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ABACA: The socio-economic and cultural transformation of frontier Davao, 1898-1941

Dacudao, Patricia (2017) ABACA: The socio-economic and cultural transformation of frontier Davao, 1898-1941. PhD thesis, Murdoch University.

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Abstract

This thesis studies the encounter of the local and the foreign in Davao, a region in the southern Philippines, during the first half of the twentieth century. Davao, under American rule, was a multi-layered contact zone where local peoples met and interacted with foreigners and their market systems, and appropriated and consumed their manufactured goods and ideas.

Divided into three parts, the thesis begins with how the indigenous world dealt with Spain and the United States at the turn of the century. It explores how the idea of the frontier, and its progress and development, as conceived by the Americans in their westward movement was carried over to an area of Mindanao being settled by a Filipino majority co-residing with other nationalities, including Spanish, American, British, Chinese, and Lebanese people, as well as a significant Japanese population.

Abaca, the crop from which cordage fiber was produced, lured these diverse peoples to Davao. Consequently, utilizing a commodity-based approach, the second part of the thesis investigates how Davao’s mono-crop economy and frontier was developed by plantations producing this export commodity. The plantations transformed Davao from what was regarded by the colonial regime as an isolated “backwater” comprised of small coastal villages to a thriving agricultural and commercial center, supplying the United States, Britain and Japan’s demand for abaca. In the process, new production techniques and marketing methods evolved by combining traditional practices with modern technologies on a developing resource frontier.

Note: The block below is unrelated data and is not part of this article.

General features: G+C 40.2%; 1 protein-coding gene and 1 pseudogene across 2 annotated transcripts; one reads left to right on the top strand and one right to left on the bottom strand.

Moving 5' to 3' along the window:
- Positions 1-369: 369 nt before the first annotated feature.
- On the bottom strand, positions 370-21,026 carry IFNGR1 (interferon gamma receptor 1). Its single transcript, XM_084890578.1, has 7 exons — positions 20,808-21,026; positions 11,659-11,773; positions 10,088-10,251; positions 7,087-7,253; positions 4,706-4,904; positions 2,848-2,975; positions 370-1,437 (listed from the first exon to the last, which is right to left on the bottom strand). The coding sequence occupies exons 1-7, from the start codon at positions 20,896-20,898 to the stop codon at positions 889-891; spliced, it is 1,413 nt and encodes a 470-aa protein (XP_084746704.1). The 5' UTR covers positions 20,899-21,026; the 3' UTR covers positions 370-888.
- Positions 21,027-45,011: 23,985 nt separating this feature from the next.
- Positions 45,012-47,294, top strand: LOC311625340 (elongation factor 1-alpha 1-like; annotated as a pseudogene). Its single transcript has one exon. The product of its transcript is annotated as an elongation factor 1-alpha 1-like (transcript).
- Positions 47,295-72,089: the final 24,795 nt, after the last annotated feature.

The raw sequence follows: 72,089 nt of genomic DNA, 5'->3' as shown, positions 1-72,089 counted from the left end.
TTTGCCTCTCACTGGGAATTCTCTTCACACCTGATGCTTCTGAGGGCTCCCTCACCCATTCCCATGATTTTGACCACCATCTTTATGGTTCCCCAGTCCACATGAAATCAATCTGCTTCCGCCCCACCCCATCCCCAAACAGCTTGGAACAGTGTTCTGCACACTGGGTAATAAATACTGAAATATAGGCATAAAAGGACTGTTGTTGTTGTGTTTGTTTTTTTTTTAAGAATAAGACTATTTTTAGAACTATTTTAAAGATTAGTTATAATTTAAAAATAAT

The third part examines the cosmopolitan character of Davao through material exchanges and personal encounters, providing a social and cultural dimension to history. In the same way that the multinational population of Davao appropriated imported goods through the sensory experiences of taste, sight, sound and touch, their day-to-day interactions with one another also transformed existing cultures, giving rise to new cultural forms and practices. What arose from these encounters of mentalities, economies, and material life is a history and culture that was both cosmopolitan and, ultimately, distinctly Filipino.

Publication Type: Thesis (PhD)
Murdoch Affiliation: School of Arts
Supervisor: Warren, James and Warren, Carol
URI: http://researchrepository.murdoch.edu.au/id/eprint/39877
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